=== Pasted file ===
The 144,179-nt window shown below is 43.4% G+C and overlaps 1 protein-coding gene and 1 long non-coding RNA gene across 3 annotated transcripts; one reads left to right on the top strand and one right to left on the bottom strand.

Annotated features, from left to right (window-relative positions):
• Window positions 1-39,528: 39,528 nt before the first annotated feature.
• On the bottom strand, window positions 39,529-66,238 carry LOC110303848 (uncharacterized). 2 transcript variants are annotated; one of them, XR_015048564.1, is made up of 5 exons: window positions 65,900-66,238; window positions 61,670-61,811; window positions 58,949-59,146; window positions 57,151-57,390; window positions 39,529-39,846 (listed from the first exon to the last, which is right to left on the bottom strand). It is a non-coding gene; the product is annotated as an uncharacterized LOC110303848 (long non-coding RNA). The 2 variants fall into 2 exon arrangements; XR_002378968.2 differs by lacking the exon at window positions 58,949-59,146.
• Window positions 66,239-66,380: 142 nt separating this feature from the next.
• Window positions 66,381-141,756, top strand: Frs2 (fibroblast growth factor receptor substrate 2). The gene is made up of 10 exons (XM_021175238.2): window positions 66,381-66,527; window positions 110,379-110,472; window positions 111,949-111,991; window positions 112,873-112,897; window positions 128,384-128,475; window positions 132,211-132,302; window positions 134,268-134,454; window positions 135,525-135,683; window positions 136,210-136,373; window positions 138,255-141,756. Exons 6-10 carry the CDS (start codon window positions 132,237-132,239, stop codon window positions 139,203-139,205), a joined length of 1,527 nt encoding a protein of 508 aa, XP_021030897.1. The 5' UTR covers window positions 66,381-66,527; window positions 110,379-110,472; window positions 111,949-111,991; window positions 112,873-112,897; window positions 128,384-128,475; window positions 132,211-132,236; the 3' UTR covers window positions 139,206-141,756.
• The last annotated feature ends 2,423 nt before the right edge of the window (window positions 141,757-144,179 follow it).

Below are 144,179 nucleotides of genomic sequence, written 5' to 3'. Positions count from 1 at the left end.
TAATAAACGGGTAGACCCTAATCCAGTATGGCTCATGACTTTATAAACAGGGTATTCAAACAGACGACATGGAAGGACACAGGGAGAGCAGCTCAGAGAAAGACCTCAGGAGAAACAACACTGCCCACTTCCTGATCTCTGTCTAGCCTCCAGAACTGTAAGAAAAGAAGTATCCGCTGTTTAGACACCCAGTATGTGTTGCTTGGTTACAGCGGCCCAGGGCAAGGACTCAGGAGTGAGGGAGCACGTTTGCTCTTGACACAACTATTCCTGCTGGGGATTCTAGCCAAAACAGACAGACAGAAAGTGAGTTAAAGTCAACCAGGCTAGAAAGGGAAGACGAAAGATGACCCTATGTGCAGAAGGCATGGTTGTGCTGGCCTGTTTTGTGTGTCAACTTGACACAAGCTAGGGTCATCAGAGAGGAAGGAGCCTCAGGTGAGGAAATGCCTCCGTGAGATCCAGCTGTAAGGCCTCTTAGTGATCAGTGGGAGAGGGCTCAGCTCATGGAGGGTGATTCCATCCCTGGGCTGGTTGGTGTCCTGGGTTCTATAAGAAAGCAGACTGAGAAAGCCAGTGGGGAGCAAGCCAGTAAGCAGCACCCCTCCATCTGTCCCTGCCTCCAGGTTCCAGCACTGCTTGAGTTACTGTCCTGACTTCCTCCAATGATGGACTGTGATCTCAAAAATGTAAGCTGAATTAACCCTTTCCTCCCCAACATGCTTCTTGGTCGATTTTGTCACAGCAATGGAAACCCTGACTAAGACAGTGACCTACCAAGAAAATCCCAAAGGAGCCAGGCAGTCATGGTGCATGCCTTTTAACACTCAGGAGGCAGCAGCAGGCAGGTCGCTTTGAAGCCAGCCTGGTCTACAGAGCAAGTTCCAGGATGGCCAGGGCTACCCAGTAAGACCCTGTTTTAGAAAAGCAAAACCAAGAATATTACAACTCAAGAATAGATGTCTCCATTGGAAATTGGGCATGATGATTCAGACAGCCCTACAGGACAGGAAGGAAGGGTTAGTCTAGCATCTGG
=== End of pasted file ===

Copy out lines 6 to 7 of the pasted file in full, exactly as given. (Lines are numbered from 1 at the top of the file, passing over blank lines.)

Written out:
• Window positions 66,381-141,756, top strand: Frs2 (fibroblast growth factor receptor substrate 2). The gene is made up of 10 exons (XM_021175238.2): window positions 66,381-66,527; window positions 110,379-110,472; window positions 111,949-111,991; window positions 112,873-112,897; window positions 128,384-128,475; window positions 132,211-132,302; window positions 134,268-134,454; window positions 135,525-135,683; window positions 136,210-136,373; window positions 138,255-141,756. Exons 6-10 carry the CDS (start codon window positions 132,237-132,239, stop codon window positions 139,203-139,205), a joined length of 1,527 nt encoding a protein of 508 aa, XP_021030897.1. The 5' UTR covers window positions 66,381-66,527; window positions 110,379-110,472; window positions 111,949-111,991; window positions 112,873-112,897; window positions 128,384-128,475; window positions 132,211-132,236; the 3' UTR covers window positions 139,206-141,756.
• The last annotated feature ends 2,423 nt before the right edge of the window (window positions 141,757-144,179 follow it).